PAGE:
Omega-3 consumption may help prevent asthma in kids
In the UK about 1 in 11 children are on medicines for asthma and most adult asthma begins in childhood. The disease is not only major cause of morbidity but has economic implications as well.Researchers at Queen Mary University of London in collaboration with the University of Bristol and University of Southampton, UK, and Karolinska Institutet, Sweden have found in a new study that a...
In the UK about 1 in 11 children are on medicines for asthma and most adult asthma begins in childhood. The disease is not only major cause of morbidity but has economic implications as well.
Researchers at Queen Mary University of London in collaboration with the University of Bristol and University of Southampton, UK, and Karolinska Institutet, Sweden have found in a new study that a higher dietary intake of long chain omega-3 fatty acids in childhood may reduce the risk of developing subsequent asthma, but only in children carrying a common gene variant.
The study has been published in the European Respiratory Journal.
The three main omega-3 fatty acids are alpha-linolenic acid (ALA), eicosapentaenoic acid (EPA), and docosahexaenoic acid (DHA). ALA is found mainly in plant oils such as flaxseed, soybean, and canola oils. DHA and EPA are found in fish and other seafood.
Senior author, Professor Seif Shaheen from Queen Mary University of London, said: "Asthma is the most common chronic condition in childhood and we currently don't know how to prevent it. It is possible that a poor diet may increase the risk of developing asthma, but until now most studies have taken 'snap-shots', measuring diet and asthma over a short period of time. Instead, we measured diet and then followed up children over many years to see who developed asthma and who didn't.
"Whilst we cannot say for certain that eating more fish will prevent asthma in children, based on our findings, it would nevertheless be sensible for children in the UK to consume more fish, as few currently achieve recommended intake."
Fish is of particular interest because it is a rich source of the long chain omega-3 fatty acids, eicosapentaenoic acid (EPA) and docosahexaenoic acid (DHA), which have anti-inflammatory properties.
The study used data from a large UK birth cohort, Children of the 90s, which recruited mothers who were pregnant in the early 1990s and has been following up their offspring ever since. They analysed the association between intake of EPA and DHA from fish at 7 years of age (estimated by food frequency questionnaires) and incidence of new cases of doctor-diagnosed asthma at 11-14 years of age.
Long chain omega-3 intake from fish was not associated with asthma in the cohort as a whole (4,543 people). However, the team looked in more detail at children with a particular genetic make-up. More than half of the children carried a common variant in the fatty acid desaturase (FADS) gene which is associated with lower levels of long chain omega-3 fatty acids in the blood. In these children, a higher dietary intake of long chain omega-3 fatty acids was associated with a lower risk of asthma. The risk was 51 per cent lower, comparing those in the top quartile of long chain omega-3 intake with those in the bottom quartile.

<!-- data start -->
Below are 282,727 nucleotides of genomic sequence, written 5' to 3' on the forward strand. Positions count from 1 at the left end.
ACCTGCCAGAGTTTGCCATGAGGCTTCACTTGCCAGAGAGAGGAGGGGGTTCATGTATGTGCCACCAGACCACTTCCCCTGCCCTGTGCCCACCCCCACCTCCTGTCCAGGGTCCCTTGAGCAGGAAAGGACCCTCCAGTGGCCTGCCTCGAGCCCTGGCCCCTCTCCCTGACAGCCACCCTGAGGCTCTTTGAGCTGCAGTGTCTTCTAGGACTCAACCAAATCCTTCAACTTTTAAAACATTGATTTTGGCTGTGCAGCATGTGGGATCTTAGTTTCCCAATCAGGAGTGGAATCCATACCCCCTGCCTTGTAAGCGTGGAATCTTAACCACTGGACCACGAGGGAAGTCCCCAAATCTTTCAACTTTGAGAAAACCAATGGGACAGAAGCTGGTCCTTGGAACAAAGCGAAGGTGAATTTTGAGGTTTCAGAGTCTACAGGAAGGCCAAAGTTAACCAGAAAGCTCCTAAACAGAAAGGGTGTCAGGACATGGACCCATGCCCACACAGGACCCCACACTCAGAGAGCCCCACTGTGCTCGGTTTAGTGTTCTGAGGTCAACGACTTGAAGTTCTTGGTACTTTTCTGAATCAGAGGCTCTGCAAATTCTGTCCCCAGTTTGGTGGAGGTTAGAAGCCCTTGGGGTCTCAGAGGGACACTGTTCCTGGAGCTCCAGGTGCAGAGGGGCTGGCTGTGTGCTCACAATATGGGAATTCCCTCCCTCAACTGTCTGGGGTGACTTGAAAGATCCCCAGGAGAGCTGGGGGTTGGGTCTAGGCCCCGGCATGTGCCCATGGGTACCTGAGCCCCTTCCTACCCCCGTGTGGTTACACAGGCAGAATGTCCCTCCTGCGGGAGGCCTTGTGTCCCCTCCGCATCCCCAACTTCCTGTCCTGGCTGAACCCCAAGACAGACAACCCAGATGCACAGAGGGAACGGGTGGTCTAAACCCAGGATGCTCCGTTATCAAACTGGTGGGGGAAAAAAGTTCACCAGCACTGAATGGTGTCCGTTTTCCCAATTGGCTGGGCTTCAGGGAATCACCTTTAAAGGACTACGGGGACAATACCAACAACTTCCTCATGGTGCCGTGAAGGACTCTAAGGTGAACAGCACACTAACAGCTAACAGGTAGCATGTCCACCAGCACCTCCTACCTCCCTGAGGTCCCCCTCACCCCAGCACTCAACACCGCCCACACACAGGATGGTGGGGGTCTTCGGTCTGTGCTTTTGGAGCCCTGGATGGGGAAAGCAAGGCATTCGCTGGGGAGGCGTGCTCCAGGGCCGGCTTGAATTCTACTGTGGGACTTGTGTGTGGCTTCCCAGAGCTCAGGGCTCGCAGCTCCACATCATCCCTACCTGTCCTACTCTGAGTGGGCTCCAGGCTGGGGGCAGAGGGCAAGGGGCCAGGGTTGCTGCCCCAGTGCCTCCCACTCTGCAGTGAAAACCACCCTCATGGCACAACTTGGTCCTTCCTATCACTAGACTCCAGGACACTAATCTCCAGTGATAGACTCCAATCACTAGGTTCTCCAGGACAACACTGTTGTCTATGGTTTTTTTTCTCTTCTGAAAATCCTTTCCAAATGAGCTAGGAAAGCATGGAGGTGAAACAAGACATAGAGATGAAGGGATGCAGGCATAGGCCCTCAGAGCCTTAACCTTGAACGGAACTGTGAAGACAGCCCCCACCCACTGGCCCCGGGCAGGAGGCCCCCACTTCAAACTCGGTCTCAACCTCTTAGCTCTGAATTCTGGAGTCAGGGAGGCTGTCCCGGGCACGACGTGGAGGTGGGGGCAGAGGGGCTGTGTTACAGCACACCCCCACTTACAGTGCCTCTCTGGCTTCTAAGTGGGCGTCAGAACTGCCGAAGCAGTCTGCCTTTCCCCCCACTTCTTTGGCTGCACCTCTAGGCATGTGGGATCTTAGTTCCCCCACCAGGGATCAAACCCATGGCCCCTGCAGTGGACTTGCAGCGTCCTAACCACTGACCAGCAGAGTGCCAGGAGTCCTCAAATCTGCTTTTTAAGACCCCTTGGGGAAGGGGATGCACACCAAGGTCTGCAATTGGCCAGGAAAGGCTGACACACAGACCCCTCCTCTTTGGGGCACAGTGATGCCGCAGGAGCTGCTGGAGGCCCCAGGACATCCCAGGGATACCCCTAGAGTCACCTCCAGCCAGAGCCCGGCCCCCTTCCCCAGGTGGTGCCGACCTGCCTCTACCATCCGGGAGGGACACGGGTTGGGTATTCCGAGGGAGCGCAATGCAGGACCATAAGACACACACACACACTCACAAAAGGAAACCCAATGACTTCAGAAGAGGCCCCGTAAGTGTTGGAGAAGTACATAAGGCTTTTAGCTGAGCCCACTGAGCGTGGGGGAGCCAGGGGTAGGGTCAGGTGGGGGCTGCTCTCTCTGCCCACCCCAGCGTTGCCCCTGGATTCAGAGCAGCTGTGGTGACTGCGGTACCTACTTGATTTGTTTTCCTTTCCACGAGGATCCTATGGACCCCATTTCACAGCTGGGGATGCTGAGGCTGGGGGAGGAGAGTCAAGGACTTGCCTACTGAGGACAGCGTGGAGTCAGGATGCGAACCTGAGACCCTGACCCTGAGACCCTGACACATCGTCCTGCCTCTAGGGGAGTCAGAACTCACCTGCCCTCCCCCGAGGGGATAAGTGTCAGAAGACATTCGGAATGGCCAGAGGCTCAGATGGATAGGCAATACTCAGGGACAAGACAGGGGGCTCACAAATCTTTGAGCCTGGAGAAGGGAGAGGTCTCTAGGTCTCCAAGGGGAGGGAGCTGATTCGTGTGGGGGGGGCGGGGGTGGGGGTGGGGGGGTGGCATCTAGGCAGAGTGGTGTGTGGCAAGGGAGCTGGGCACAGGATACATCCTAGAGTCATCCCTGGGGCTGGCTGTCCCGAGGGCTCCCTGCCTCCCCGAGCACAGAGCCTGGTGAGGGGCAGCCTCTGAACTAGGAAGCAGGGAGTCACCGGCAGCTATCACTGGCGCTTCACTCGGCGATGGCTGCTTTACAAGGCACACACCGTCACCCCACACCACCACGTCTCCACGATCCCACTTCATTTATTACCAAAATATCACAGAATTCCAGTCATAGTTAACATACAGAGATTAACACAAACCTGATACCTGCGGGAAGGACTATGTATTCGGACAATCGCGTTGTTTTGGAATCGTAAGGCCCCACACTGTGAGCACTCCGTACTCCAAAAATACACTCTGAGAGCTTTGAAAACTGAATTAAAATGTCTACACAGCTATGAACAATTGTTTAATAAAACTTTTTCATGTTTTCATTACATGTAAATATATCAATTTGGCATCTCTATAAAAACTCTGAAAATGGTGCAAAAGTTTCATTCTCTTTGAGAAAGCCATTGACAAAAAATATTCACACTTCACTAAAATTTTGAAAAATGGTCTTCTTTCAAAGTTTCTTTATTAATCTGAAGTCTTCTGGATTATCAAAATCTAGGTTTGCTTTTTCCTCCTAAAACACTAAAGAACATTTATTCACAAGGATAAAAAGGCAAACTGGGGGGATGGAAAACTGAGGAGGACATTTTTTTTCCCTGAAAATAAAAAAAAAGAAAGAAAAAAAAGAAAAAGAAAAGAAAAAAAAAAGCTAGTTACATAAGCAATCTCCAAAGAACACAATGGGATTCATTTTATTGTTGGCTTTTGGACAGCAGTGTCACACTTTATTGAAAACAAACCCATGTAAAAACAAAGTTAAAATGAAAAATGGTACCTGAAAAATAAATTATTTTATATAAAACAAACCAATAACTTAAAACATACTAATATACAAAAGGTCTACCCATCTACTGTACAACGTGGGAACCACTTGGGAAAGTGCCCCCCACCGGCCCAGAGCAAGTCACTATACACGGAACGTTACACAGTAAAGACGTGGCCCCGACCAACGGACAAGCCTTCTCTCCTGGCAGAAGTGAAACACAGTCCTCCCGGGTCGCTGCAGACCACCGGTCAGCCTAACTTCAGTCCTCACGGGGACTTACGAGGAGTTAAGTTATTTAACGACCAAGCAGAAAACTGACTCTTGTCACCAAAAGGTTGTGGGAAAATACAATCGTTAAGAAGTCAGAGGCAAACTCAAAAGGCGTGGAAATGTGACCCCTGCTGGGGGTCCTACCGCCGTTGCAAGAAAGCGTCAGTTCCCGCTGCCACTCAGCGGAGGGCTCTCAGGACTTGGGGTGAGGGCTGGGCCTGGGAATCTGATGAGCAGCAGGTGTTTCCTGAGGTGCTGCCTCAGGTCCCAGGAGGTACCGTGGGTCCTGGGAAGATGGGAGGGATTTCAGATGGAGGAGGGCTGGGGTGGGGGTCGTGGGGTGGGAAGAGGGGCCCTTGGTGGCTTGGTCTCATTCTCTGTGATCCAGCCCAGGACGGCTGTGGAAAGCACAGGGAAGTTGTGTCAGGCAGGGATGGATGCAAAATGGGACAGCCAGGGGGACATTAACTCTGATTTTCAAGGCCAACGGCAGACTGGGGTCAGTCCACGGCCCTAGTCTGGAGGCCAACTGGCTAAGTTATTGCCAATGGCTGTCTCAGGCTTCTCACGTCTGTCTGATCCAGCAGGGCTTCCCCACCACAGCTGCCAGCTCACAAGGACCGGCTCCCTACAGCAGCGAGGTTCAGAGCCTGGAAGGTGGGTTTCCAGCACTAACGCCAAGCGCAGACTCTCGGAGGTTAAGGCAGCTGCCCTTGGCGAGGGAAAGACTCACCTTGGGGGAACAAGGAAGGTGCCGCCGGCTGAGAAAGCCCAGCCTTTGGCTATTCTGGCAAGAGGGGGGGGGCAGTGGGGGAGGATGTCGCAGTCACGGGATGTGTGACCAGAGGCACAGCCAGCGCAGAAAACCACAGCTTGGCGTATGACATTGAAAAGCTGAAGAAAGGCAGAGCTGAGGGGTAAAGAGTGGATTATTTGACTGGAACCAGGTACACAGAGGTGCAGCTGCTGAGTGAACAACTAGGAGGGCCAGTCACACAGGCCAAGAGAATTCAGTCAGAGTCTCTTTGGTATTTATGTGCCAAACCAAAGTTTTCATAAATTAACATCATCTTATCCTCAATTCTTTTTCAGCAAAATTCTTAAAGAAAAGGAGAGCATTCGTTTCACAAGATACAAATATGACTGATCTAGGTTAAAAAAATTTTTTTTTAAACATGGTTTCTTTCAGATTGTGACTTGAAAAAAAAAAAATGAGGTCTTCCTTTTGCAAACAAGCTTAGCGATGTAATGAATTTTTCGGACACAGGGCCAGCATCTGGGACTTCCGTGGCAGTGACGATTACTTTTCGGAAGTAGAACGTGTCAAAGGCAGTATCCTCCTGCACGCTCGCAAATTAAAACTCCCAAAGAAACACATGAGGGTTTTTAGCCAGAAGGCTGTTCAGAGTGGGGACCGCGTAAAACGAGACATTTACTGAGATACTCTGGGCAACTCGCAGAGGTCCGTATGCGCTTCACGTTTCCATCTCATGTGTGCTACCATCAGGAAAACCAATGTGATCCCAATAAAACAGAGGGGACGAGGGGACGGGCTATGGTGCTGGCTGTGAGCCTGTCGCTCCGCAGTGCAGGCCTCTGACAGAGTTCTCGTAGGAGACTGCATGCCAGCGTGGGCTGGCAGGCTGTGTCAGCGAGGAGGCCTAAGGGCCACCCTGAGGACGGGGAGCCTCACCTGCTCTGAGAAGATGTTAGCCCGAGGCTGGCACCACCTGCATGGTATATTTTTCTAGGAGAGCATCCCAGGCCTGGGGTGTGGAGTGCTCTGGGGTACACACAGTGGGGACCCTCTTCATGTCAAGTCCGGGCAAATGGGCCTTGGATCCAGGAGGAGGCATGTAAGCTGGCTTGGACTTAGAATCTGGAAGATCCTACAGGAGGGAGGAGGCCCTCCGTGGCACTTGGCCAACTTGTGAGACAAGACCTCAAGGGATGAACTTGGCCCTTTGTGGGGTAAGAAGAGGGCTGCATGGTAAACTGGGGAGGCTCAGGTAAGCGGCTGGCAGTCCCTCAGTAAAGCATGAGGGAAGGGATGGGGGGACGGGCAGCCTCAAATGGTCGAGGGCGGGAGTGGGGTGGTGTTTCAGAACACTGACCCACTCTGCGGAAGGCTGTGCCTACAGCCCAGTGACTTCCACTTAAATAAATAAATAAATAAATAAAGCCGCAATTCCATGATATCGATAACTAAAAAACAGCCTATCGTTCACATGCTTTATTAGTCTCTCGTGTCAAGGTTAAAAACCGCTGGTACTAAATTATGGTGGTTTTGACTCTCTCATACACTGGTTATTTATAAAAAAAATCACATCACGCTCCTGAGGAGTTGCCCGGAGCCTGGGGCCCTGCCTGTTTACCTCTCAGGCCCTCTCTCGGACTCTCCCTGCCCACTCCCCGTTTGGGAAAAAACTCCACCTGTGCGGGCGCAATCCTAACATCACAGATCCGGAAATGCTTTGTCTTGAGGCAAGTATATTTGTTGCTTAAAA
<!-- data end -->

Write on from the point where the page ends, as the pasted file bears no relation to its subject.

Furthermore, this finding was also found in an independent birth cohort study in Sweden (BAMSE).
As they have only found an observational association, the researchers caution that they cannot say for certain that a higher intake of long chain omega-3 fatty acids in childhood can prevent the subsequent development of asthma. The next step is to see if higher intake is also associated with a lower risk of exacerbations in children who already have asthma.
The project was funded by the Rosetrees Trust and The Bloom Foundation. The UK Medical Research Council, Wellcome and the University of Bristol provide core support for Children of the 90s.
For further reference log on to:
* Research paper: 'Intake of n-3 polyunsaturated fatty acids in childhood, FADS genotype, and incident asthma'. Mohammad Talaei, Emmanouela Sdona, Philip C. Calder, Louise R. Jones, Pauline M. Emmett, Raquel Granell, Anna Bergström, Erik Melén, Seif O. Shaheen. European Respiratory Journal. DOI 10.1183/13993003.03633-2020
Available here after the embargo lifts: https://doi.org/10.
Dr Kamal Kant Kohli-MBBS, DTCD- a chest specialist with more than 30 years of practice and a flair for writing clinical articles, Dr Kamal Kant Kohli joined Medical Dialogues as a Chief Editor of Medical News. Besides writing articles, as an editor, he proofreads and verifies all the medical content published on Medical Dialogues including those coming from journals, studies,medical conferences,guidelines etc. Before Joining Medical Dialogues, he has served at important positions in the medical industry in India including as the Hony. Secretary of the Delhi Medical Association as well as the chairman of Anti-Quackery Committee in Delhi and worked with other Medical Councils in India. Email: firstname.lastname@example.org. Contact no. 011-43720751